Fertitta, the 61-year-old owner of the Houston Rockets, is a central figure to this story. He’s worth $4.5 billion, is No. 153 on Forbes’s October 2018 list of the 400 wealthiest Americans and is in his sixth year as the chairman of the board of regents of the University of Houston System. If not for him, Holgorsen would almost certainly not be here, making $4 million a year, $1.1 million more than the next highest-paid Group of Five coach and the same as he would have made in Morgantown this year. Holgorsen says he never told West Virginia about the negotiations with Houston. “This was never a play for more money,” he says. Few want to speak about it extensively, but this deal was done weeks before it was announced on Jan. 2, with Fertitta and Holgorsen verbally agreeing to terms before the Cougars played in the Armed Forces Bowl on Dec. 22 while coached by Major Applewhite, an oblivious lame duck who presided over a 70–14 loss to Army. Welcome to college football.

Holgorsen hasn’t been back to West Virginia in 2019. He stayed in Florida after the Mountaineers’ loss in the Camping World Bowl for a vacation with his three children, and Fertitta picked him up there in his private jet. His parents packed up his house and sent the belongings to Houston. UH’s coup was like something out of a movie, and Fertitta envisions a happy ending. “Dana is going to be here a long time,” he says. “Dana is going to win.”


From left to right: Fertitta, University of Houston president Renu Khatur, Holgorsen and athletic director Chris Pezman.

Bob Levey/Getty Images

Houston’s investment in Holgorsen is a program-wide play to reach the top level of college athletics. The Cougars crave a Power 5 conference invitation—the Big 12 or Pac-12 seems most realistic—and the next opportunity for such an invite is believed to be the middle of the next decade, when the current TV deals come back up for renegotiation. A stroll across campus provides a lesson in how most Group of Five programs would like to update their résumés for conference promotion. The men’s and women’s basketball programs are based out of the Fertitta Center, which underwent $60 million in renovations last year, $20 million of which was donated by Fertitta, thus the new name. Its baseball stadium features a new $6 million clubhouse and a videoboard that is the second largest in college baseball. Its track complex got a $1.5 million upgrade in 2016, the year after Houston spent $8.6 million restoring its indoor and outdoor competition swimming pools.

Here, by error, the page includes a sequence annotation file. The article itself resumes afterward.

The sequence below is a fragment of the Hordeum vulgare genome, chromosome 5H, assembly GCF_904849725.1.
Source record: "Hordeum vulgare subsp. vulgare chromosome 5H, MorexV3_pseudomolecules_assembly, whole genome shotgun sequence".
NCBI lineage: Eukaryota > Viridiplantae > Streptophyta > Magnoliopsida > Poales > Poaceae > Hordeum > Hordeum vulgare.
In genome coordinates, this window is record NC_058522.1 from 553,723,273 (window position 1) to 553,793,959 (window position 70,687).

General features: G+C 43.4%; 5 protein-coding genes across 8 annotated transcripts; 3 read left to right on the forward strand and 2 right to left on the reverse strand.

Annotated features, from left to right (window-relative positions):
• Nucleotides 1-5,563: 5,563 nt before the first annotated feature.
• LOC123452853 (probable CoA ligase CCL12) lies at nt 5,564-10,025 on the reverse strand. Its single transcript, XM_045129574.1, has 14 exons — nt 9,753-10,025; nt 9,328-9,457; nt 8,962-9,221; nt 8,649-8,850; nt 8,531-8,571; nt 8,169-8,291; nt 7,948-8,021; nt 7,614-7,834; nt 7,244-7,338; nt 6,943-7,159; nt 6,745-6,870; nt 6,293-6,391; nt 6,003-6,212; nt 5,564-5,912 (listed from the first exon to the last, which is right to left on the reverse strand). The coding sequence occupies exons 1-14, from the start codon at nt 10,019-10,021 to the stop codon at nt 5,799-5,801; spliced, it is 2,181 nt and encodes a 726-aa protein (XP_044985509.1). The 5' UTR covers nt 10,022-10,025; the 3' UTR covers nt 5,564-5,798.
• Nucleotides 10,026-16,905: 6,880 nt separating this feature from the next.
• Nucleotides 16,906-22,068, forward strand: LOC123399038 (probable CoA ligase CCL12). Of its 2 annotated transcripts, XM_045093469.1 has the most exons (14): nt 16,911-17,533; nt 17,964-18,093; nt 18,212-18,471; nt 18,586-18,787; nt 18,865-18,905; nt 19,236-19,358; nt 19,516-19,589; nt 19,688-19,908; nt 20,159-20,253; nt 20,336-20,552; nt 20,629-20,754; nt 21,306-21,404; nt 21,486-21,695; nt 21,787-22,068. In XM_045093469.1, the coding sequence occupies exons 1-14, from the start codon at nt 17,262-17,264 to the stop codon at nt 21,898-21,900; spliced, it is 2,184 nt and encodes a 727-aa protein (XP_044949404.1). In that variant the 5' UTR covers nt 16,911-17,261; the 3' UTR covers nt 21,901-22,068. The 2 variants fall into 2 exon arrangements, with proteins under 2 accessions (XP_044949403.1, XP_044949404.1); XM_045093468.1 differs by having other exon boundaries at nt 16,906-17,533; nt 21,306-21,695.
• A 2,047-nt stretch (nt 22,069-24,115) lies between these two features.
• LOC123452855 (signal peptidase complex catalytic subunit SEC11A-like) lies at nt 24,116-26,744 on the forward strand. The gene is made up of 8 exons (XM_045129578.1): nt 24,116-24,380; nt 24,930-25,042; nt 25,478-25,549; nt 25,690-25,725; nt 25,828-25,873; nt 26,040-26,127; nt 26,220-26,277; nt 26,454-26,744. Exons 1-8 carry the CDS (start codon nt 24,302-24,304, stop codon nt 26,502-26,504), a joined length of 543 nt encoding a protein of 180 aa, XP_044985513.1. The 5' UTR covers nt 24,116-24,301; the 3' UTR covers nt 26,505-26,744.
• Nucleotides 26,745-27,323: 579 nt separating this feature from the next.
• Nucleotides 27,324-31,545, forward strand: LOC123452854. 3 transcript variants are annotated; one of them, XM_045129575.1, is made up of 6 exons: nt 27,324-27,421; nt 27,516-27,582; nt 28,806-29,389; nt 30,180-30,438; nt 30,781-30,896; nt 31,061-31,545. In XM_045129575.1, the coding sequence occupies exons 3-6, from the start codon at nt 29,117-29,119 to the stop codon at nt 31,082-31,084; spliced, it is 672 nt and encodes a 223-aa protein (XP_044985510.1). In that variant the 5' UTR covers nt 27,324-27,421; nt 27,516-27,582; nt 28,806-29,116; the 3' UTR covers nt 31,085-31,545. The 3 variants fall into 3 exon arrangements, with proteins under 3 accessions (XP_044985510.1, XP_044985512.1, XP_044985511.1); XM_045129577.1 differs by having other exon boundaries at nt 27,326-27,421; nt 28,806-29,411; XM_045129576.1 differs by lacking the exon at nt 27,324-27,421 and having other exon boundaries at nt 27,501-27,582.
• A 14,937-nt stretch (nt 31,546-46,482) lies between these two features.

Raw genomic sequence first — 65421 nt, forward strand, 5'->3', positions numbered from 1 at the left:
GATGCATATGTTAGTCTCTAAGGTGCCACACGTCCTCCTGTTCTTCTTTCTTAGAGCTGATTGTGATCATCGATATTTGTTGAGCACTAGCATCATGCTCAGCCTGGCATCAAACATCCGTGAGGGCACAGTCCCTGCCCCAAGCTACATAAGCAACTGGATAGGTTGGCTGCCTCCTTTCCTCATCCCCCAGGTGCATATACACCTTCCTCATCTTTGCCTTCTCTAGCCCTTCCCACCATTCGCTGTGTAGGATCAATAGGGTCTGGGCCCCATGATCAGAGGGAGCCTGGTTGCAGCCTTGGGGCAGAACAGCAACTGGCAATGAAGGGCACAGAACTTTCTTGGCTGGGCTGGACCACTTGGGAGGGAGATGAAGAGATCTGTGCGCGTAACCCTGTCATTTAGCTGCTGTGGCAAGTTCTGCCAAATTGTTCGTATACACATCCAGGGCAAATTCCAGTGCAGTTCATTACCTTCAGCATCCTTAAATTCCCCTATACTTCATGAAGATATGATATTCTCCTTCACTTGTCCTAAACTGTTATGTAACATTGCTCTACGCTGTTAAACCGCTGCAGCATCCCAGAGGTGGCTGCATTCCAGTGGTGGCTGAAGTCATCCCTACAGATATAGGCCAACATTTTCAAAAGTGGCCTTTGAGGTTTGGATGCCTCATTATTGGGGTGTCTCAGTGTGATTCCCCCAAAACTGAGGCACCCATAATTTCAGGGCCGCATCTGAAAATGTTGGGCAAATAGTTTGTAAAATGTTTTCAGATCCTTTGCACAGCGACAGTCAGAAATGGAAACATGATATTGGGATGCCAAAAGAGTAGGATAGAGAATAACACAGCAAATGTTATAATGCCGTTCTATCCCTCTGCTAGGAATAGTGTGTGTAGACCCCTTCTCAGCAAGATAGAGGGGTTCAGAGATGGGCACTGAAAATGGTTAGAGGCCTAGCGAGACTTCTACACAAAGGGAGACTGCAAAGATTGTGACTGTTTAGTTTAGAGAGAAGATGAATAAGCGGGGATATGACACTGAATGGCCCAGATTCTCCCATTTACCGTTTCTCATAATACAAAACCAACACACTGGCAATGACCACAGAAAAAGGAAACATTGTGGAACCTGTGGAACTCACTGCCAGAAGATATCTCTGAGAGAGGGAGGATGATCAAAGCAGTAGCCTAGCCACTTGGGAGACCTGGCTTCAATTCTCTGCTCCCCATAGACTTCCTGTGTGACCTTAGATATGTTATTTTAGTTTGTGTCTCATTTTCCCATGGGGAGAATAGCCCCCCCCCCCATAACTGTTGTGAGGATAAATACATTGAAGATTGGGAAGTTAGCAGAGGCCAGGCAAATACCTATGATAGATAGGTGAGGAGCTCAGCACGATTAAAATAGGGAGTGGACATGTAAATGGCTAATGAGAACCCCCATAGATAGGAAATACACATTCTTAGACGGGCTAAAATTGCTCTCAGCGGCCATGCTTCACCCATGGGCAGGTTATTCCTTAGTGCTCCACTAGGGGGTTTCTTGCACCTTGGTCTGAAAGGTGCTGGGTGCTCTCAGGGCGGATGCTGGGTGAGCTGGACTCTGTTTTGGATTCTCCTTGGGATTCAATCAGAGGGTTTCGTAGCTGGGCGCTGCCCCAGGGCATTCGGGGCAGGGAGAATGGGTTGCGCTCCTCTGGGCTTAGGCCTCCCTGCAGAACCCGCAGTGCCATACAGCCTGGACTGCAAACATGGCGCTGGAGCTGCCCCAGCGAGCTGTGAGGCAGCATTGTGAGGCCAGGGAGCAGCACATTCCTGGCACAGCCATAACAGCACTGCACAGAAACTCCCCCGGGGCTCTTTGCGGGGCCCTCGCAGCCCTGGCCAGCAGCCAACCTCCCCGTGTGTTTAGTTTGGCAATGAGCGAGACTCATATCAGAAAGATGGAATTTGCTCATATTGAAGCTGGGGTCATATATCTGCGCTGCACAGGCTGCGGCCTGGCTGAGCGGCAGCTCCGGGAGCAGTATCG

And then there’s football. At the request of Holgorsen, UH increased its football-only strength staff from two members to five, the maximum allowed by the NCAA. The school added lights to its outdoor practice field. The newest and most glamorous project is a $20 million, 18-month-old indoor practice field that’d make dozens of Power 5 programs jealous. Next on the way is a football operations building in the end zone of $125 million TDECU Stadium, itself just five years old. “I know there’s this P5, G5 crap,” Houston athletic director Chris Pezman says. “We’re doing everything possible to act as if ... look, if you want to be one, you’ve got to act as one. It’s not something you can do like flipping a switch.” Everyone here seems to know that the Cougars are eventually bound for a major conference—“It’s naturally going to happen,” Holgorsen says—and UH flexed its muscles twice this spring. Three months after luring away a Power 5 head football coach, it won a bidding war with Arkansas to keep men’s basketball coach Kelvin Sampson, who led the Cougars to the Sweet 16. “The U of H is a Power 5 school not in a Power 5 conference,” Fertitta says. “Major [Applewhite] did a very good job, but we weren’t getting the excitement from the alumni and students. We wanted to bring somebody in on a different level.”